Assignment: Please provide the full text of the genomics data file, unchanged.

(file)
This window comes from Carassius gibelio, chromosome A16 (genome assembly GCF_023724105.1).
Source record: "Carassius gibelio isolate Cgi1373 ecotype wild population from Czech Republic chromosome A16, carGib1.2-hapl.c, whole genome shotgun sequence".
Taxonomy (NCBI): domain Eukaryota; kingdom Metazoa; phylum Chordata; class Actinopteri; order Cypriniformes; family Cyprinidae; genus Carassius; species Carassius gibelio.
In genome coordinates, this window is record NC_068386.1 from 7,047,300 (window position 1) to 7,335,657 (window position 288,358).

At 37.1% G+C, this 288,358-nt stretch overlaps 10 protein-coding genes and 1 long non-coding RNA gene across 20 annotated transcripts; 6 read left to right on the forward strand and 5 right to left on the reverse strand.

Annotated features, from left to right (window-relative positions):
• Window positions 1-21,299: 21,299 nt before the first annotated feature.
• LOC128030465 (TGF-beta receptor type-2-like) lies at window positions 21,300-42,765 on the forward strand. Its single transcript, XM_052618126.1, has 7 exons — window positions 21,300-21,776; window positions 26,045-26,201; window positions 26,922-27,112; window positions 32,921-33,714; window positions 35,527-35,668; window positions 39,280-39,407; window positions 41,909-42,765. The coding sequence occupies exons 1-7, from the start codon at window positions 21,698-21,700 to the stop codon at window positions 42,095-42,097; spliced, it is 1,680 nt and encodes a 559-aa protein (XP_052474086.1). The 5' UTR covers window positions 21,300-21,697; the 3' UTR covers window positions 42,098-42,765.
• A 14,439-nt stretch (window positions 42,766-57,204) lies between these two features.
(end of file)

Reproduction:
This window comes from Carassius gibelio, chromosome A16 (genome assembly GCF_023724105.1).
Source record: "Carassius gibelio isolate Cgi1373 ecotype wild population from Czech Republic chromosome A16, carGib1.2-hapl.c, whole genome shotgun sequence".
Taxonomy (NCBI): domain Eukaryota; kingdom Metazoa; phylum Chordata; class Actinopteri; order Cypriniformes; family Cyprinidae; genus Carassius; species Carassius gibelio.
In genome coordinates, this window is record NC_068386.1 from 7,047,300 (window position 1) to 7,335,657 (window position 288,358).

At 37.1% G+C, this 288,358-nt stretch overlaps 10 protein-coding genes and 1 long non-coding RNA gene across 20 annotated transcripts; 6 read left to right on the forward strand and 5 right to left on the reverse strand.

Annotated features, from left to right (window-relative positions):
• Window positions 1-21,299: 21,299 nt before the first annotated feature.
• LOC128030465 (TGF-beta receptor type-2-like) lies at window positions 21,300-42,765 on the forward strand. Its single transcript, XM_052618126.1, has 7 exons — window positions 21,300-21,776; window positions 26,045-26,201; window positions 26,922-27,112; window positions 32,921-33,714; window positions 35,527-35,668; window positions 39,280-39,407; window positions 41,909-42,765. The coding sequence occupies exons 1-7, from the start codon at window positions 21,698-21,700 to the stop codon at window positions 42,095-42,097; spliced, it is 1,680 nt and encodes a 559-aa protein (XP_052474086.1). The 5' UTR covers window positions 21,300-21,697; the 3' UTR covers window positions 42,098-42,765.
• A 14,439-nt stretch (window positions 42,766-57,204) lies between these two features.